Time-Life's MODERN ROCK series (1999-2005) - The Retail Versions

[As I no longer possess any of these albums, there will be no reviews or ratings.]
In the late Nineties, Time-Life Music was arguably at the peak of its popularity, with nearly a dozen music collections available through mail-order. As part of the largest media conglomerate the world had ever seen up to that point, the company used every bit of the Time-Warner mothership's marketing muscle through direct mailings (that's how they got me), ubiquitous television commercials and selling "samplers" of their myriad series at retail.
At the retail level, Time-Life re-purposed the artwork, as well as 99% of the previously licensed music, from their mail-order only pay-as-you-go series to create single, double, and even triple disc collections for sale at retail, labeling the sets variously as Greatest Hits, Special Edition or Platinum Collection, all in an effort to get people to subscribe to the mail-order only series they represented via ads on the back of the CD insert as depicted below.
Like the Modern Rock series being delivered by the United States Postal Service, each retail disc featured twelve tracks though there were no liner notes and a minimal discography included in each booklet. While the single and double sets appeared on many record store shelves, the triple disc sets were limited to wholesale clubs like Costco and mail-order catalogs.
Initially, the 3CD sets were sold in good ol' longboxes, which as an extinct species actually lived on longest at Costco, evolving from full-color art on both sides boxes to generic white and blue boxes with cut-out windows to show front and back of disc cover art. Eventually, the form factor of the triple disc sets was reduced to a tight-fitting cardboard sleeve that housed three jewel boxes, like the one below.
The Modern Rock: The '80s box pictured above featured three discs that were released in October 1999, barely a few months after the initial Modern Rock discs had begun showing up in charter subscribers' mailboxes. The Cool '80s, Cutting Edge '80s, and '80s Grooves were also available separately though The Cool '80s and '80s Grooves would be paired together as a double-disc set using the artwork featured on both '80s Grooves and Modern Rock: 1980-1981. This new configuration is titled Modern Rock: The Collection and was released in February 2000:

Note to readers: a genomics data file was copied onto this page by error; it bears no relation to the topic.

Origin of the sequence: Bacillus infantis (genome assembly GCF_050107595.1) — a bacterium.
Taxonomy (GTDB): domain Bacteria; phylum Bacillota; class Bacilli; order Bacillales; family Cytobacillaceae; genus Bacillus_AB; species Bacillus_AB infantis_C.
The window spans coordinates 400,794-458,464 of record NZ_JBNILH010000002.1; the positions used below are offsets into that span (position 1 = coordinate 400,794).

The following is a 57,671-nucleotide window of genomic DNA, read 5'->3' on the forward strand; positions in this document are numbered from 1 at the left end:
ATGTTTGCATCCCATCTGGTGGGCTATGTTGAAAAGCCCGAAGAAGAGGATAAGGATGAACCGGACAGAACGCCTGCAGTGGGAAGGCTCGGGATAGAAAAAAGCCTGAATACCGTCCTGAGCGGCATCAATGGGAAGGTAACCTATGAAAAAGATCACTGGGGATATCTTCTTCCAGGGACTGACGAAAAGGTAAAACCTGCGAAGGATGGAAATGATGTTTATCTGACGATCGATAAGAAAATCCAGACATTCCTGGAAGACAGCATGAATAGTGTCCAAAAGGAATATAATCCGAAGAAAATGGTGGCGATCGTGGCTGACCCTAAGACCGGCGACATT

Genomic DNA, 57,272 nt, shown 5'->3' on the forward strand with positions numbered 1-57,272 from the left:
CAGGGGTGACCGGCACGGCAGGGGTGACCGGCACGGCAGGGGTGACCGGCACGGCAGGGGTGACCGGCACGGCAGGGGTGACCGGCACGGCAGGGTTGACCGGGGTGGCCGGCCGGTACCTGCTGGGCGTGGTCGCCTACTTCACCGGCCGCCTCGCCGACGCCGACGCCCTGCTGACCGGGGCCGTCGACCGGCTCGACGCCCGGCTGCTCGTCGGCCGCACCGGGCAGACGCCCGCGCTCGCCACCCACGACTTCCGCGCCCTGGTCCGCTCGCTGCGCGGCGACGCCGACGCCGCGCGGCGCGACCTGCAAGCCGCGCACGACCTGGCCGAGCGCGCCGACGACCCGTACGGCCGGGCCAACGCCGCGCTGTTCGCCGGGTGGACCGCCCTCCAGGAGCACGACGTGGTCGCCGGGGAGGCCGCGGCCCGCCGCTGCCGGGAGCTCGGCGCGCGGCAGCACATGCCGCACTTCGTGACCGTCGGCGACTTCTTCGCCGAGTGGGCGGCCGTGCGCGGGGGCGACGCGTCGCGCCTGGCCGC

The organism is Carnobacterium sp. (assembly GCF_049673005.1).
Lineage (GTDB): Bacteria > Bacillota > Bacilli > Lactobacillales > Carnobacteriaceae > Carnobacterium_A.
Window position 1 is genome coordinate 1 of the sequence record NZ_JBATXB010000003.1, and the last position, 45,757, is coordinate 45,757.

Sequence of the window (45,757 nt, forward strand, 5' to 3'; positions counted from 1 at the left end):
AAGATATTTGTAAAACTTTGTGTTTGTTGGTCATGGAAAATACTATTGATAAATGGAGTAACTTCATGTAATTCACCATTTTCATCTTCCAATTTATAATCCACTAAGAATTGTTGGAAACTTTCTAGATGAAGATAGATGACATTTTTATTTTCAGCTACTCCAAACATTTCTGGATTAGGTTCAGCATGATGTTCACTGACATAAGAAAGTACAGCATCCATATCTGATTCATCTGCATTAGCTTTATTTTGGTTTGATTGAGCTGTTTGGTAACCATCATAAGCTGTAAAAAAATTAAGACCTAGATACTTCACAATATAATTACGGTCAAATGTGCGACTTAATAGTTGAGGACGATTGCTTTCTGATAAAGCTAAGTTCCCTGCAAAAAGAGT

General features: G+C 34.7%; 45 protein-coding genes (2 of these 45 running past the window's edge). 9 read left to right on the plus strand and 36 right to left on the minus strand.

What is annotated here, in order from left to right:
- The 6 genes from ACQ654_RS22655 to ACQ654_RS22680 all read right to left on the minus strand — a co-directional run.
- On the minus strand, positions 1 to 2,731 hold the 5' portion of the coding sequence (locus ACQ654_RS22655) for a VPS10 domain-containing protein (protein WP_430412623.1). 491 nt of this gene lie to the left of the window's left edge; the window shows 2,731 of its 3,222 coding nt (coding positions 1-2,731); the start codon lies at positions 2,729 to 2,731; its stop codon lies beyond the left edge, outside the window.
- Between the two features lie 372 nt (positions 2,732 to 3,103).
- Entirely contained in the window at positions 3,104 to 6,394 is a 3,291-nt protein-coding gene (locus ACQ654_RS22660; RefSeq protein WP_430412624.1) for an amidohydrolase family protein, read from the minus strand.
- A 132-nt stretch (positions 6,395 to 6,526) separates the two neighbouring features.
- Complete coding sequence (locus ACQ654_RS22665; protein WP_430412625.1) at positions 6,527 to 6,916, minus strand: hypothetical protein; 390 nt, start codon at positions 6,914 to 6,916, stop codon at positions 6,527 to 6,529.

Notice that each of the discs were manufactured by different companies though chances are they actually came from the same facility.
In 2001, another Modern Rock single disc appeared on store shelves. It is unique in a couple of ways: unlike just about every other disc in the Modern Rock collection, it only has ten tracks and unlike the majority of these retail samplers, Modern Rock: Cutting Edge Classics features new, original artwork and a few songs that hadn't appeared previously among the more than 500 tracks that make up the Modern Rock library. This might be the rarest disc in the entire Modern Rock series as I have only ever seen one for sale and the guy was asking $699.99 for it because as far as he knew it was the only one in existence. It didn't sell at that price though he relisted it a cheaper price and later retracted his offering.
Released in June 2001, Modern Rock: Love Songs also features artwork unique to the retail selection of Modern Rock discs though all the tracks had previously appeared on other Modern Rock albums. EMI/Capitol Music Special Markets handled the production and manufacturing of both discs. Which brings us to an album that not only re-purposed the artwork and recycled the music from other volumes in the Modern Rock collection, it also re-used the title of one of those volumes: Modern Rock: Dance. It is worth seeking out for non-completists because it has a few songs new to the Modern Rock oeuvre.
In 2003, yet another Modern Rock sampler disc appeared on retail shelves and, like all the albums above, The Modern Edge: A Modern Rock Collection featured this promotional blurb for the Modern Rock series on the back cover just below the tracklisting:
Though not officially part of the Modern Rock canon, I like to include 2005's Sound Of The Underground among the series as it features much of the same music though, by my count, six of the 18(!) songs never appeared before on a Modern Rock album.

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